May 27, 2023
May 27, 2023
In a hard-hitting speech on the 17th of January 2017, British Prime Minister May clearly spelt out the country’s stand on Brexit. She made it clear that the UK will come out of the single market as well as the customs union and promised to build a truly “global Britain” that would reach out beyond Europe to build “new partnerships with old friends and new allies”. Mrs. May cited discontent over directives coming from Brussels that weakened local democracy, tensions over jurisdiction of the European Court of Justice, record immigration et al – all of which fueled the Brexit vote last year – as the driving factors for Britain’s decision.
Prime Minister May underscored Britain’s relationships across the world, specifically outside Europe. She hinted that Britain would revitalize trade relations with erstwhile British colonial ecosystem of the mid-twentieth century and seek to regain its preeminence as a great trading nation. Specifically, she talked about the new trade negotiations underway with Australia, New Zealand and India to drive home the point that Britain will not be seriously impacted by Brexit.
Mrs. May also warned the EU against resorting to “punishing” the UK. This, she warned, would be calamitous for the Union. Not surprisingly, the hard-hitting speech was meant for the local British constituency as well as the EU, particularly Germany and France who have advocated a tough line against Britain. Following last years’ referendum in Britain, there has been a lot of sound, fury and venting from Europe. Worried that other countries may follow Britain, several EU ministers had demanded punitive measures that would showcase to other nations that leaving the EU could be very expensive an affair.
The Prime Minister’s speech did not wave an olive branch as many observers had expected. It definitely looked more like a resolute leader preparing for war. Indeed, the Brits appear to have done their homework and are prepared to take big risks.
Two developments that have spawned the new-found confidence in PM May are the election of Donald Trump as the President of the US and the resilience of the British economy in that order.
The election of Donald J Trump as the US President has an obvious role in the tough stand on Brexit. Trump has been a vocal supporter of Brexit. He has also come out openly in support of the UK. His opposition to Transatlantic Trade Partnerships is also well known.
Secondly, the strong performance of the economy is a key factor that has emboldened PM May. Data on the performance of the British economy in 2016, and in particular post Brexit is indeed revealing. Most European nations, including Britain, continue to face a sluggish economy. But latest statistics released by the Office for National Statistics (ONS) shows that Brexit, by and large has had minimal impact on the UK. For example, unemployment was at a record low – in fact the lowest in a decade. Unemployment fell by 52,000 to 1.6 Million in the three months post Brexit. Per the ONS, unemployment hovered at 4.8% - a 11 year low. Average weekly earnings excluding bonuses increased by 2.7% compared to a year earlier. Overall employment rate hovered at an encouraging 74.5%.
In an update to its biannual World Outlook published on 16 January 2017, the International Monetary Fund (IMF) has forecast that the British economy will grow by 1.5 percent this year, 0.4 points more than expected in October, after 1.6 percent growth in 2016. The IMF says that "domestic demand held up better than expected in the aftermath of the Brexit vote". But it has revised its 2018 forecast for the UK down by 0.3 points to 1.4 percent growth.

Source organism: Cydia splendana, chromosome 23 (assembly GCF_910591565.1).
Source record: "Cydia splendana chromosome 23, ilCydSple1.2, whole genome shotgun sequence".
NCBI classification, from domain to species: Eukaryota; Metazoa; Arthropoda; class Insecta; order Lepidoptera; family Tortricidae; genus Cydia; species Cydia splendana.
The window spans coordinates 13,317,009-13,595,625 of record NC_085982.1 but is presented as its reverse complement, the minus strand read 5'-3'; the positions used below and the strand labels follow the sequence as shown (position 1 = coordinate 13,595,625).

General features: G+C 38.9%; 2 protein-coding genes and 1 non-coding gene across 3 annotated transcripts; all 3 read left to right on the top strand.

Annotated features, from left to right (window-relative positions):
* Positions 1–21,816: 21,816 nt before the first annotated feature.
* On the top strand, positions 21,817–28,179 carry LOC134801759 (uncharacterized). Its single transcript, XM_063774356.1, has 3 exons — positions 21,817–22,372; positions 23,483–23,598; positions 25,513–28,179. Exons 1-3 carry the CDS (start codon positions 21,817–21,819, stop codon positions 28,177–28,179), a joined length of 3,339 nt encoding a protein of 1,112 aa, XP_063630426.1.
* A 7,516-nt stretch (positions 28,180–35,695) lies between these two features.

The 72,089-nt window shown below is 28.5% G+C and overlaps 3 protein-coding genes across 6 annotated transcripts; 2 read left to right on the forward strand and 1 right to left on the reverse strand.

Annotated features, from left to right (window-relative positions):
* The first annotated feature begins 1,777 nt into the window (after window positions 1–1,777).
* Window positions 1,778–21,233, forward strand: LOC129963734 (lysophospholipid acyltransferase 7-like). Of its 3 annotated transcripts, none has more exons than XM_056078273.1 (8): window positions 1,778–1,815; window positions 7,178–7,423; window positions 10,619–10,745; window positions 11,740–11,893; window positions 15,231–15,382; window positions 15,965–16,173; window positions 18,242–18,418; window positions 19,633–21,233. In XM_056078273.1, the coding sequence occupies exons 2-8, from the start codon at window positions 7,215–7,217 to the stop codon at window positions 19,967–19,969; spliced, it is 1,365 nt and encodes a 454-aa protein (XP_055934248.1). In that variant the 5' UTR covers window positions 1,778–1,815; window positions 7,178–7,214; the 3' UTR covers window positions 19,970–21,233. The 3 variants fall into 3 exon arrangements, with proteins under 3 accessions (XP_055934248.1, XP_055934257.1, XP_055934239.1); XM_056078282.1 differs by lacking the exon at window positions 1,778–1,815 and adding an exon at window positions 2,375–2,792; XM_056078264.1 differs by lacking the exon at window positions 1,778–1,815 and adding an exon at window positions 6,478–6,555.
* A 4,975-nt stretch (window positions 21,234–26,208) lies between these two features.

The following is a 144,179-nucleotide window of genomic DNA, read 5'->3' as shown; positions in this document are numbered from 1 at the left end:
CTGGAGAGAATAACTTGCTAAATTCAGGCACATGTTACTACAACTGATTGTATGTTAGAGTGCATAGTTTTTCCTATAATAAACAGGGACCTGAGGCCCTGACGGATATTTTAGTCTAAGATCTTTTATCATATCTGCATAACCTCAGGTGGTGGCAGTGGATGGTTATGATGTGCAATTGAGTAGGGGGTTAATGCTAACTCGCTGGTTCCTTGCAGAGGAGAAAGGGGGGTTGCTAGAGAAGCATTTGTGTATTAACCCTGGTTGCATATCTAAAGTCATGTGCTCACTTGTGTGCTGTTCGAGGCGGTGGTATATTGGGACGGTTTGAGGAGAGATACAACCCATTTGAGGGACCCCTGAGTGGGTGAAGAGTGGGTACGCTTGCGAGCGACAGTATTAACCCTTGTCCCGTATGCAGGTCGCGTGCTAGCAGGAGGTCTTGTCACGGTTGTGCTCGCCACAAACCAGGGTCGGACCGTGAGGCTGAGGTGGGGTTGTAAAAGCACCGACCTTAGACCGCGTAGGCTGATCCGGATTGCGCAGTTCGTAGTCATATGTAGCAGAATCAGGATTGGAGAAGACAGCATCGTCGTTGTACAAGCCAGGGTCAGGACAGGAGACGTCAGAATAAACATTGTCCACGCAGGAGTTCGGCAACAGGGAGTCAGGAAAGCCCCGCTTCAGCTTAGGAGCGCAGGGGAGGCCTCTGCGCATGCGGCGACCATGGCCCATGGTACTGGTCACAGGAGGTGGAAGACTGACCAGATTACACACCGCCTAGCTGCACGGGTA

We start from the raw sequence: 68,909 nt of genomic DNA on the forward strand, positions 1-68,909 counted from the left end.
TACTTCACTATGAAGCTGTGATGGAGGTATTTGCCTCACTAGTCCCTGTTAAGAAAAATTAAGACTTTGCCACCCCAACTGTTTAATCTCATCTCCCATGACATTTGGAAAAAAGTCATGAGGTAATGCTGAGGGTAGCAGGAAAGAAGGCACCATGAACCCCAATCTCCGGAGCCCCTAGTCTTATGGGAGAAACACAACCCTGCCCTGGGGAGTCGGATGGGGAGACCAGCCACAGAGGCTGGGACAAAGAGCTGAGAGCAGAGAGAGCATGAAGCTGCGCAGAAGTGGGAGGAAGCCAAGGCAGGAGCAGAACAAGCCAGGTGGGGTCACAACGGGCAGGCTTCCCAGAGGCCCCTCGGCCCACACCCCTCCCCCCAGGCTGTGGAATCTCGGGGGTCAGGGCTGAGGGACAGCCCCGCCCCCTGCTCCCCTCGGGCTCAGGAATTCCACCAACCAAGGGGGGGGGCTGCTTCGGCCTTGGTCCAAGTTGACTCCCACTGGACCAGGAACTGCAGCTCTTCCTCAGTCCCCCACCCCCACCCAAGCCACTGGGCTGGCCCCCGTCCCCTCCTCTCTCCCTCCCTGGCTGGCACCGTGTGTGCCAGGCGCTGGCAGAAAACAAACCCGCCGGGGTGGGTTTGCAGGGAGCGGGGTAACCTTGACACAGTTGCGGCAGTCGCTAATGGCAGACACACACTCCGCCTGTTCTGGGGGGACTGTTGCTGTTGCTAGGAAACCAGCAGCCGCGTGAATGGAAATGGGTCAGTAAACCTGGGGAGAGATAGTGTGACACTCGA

I have maintained all along that Brexit will have negative consequences only in the short term and had disagreed with many pundits who talked about a collapse of international trade and globalization. Brexit is a trade dispute between the UK and the EU and projecting this as a global trade malaise is an exaggeration. It is a local contagion and will have minimal impact on world trade.
Britain has had a complicated relationship with the EU. The EU continues to be dominated by Germany and France giving it little say. The UK has always harbored an ambition to re-emerge as a world leader and has consistently sought to use every opportunity to project its military, political and economic leadership. Given this agenda, it would be only logical to not expect the UK to play second fiddle in the EU for long.
While the bravado may be applauded back at home, the UK is definitely taking a big risk. Non-EU exports for November 2016 stood at $18.6 billion while EU exports stood at $17.34 billion. On the other hand, non-EU imports stood at 24.2 billion while imports from EU stood at $28 billion. (Data: UK Trade Info). In other words, give or take, 50% of UK trade is with EU. This is a sizeable chunk and the UK will have to work hard to protect this trade.
I am of the view that human ingenuity and innovation will take the lead in crisis situations. I had already expressed this in my earlier piece. My guess is that a new trade deal will be carved out by the UK with its “old friends and new allies”. It is too early to predict an unraveling of the European Union. But suffice it to say it will no longer be the same again. But from what appears in my crystal ball, I can safely say a new trade order and tariff regime is in the offing.
The powerful economies of China and India have been bystanders to this awesome spectacle called “Brexit”. Britain seems to be working overtime to woo these two economic power houses. And rightly so as any future trade grouping and tariff regime can no longer ignore them.
For now, Brexit is not truly any exit. It is the ushering in of a new era in international trade.
More by : Naagesh Padmanaban